The chart below shows the seasonal annual average price of the CME Lean Hog Index for the past 18-years.
There are some interesting patterns that have a tendency to be repeated year-after-year. There is a strong tendency for the CME Lean Hog Index to go up a week to 10-days in front of Memorial Day, Independence Day and Christmas. This is generally followed by some weakness in the Index.
For some reason there seems to be some strength in the index around the first of October followed by a down trend until about the first of December when the pre-holiday demand begins to pick up.
As you can see, this year we are establishing all-time highs for the CME Lean Hog Index and everyone knows that is because of the PED virus. The surge we are seeing in the CME Index right now fits perfectly with the seasonal tendency for it to go up in front of Independence Day. With the HEN4 trading at a premium of about 8 points over the Index, it would appear that a little weakness in the index could send traders scurrying to exit their long HEN4 positions.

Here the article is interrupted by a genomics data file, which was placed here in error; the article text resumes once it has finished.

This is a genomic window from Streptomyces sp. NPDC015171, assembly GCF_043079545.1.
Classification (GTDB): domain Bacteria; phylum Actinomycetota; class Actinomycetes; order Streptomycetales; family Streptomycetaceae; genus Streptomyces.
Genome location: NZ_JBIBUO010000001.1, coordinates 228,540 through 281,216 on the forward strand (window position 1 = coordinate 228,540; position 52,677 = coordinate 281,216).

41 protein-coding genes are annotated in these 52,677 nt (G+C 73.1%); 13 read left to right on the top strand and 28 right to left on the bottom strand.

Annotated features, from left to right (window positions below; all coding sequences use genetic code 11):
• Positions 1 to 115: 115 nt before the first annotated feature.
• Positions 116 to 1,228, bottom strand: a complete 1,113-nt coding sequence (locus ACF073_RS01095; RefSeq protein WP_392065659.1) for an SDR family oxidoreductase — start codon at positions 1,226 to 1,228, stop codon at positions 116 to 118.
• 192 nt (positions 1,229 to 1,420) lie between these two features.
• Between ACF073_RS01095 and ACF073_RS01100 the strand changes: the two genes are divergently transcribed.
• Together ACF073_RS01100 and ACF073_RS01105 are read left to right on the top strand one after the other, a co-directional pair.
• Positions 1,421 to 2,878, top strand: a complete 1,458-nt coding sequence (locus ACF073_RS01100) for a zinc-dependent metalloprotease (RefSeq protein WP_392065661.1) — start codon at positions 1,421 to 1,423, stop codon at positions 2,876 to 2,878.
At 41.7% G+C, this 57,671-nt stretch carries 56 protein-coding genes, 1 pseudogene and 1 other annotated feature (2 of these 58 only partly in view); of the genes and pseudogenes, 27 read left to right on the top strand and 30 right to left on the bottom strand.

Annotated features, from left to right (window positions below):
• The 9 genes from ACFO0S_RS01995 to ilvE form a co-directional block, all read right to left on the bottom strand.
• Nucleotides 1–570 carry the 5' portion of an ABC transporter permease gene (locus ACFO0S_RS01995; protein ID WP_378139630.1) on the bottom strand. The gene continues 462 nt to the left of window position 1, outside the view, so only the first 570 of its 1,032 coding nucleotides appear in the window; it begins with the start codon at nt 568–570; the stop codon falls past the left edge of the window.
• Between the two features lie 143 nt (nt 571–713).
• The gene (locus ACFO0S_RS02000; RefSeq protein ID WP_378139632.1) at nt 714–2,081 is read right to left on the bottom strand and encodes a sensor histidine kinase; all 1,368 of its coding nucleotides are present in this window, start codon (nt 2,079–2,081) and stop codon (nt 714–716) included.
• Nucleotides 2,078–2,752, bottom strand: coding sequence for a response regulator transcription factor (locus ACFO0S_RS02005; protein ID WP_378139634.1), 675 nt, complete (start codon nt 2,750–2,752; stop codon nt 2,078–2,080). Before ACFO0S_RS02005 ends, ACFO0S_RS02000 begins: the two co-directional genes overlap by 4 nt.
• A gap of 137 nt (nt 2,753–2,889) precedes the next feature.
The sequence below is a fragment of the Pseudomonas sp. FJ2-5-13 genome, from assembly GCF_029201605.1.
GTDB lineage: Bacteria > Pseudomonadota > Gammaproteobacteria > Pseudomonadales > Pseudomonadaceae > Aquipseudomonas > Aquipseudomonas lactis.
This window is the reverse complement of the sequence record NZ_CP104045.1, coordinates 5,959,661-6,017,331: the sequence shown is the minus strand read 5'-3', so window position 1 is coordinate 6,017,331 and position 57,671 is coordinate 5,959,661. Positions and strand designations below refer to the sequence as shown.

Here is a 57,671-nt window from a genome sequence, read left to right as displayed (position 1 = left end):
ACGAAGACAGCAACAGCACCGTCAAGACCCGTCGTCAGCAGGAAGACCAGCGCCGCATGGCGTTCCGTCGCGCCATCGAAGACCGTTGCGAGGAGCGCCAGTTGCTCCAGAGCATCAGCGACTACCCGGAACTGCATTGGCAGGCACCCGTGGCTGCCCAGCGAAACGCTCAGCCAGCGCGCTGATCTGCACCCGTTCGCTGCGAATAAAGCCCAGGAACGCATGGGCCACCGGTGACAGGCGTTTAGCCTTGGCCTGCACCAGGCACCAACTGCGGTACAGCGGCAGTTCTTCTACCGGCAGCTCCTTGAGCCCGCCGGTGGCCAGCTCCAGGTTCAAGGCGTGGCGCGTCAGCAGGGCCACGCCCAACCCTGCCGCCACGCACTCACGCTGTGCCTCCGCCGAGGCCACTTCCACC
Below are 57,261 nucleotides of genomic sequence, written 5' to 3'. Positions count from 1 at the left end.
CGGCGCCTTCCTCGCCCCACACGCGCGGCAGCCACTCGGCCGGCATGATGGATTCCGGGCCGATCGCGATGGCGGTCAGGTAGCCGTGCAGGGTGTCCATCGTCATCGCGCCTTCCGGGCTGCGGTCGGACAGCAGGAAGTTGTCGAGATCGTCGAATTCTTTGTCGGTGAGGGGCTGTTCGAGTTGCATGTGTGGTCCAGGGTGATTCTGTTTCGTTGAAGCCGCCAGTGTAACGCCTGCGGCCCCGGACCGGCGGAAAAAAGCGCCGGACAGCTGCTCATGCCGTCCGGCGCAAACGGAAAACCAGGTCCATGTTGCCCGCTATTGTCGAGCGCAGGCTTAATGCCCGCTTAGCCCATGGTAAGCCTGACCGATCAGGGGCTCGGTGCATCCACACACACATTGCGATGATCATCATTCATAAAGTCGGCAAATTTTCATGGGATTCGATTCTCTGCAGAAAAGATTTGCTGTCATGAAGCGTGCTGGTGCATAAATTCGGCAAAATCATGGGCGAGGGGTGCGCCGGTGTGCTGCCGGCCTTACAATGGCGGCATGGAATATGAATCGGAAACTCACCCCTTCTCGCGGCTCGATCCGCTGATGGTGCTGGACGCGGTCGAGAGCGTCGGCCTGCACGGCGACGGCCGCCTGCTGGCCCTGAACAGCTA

But there is a strong element of uncertainty relative to the supply of market-ready hogs because of the piglet loss last winter. This is probably going to keep the volatility of in the hog market quite high for some time.
Right now I am mostly short Z/G spreads but am standing by and ready to short the NNNs if the index begins to fall.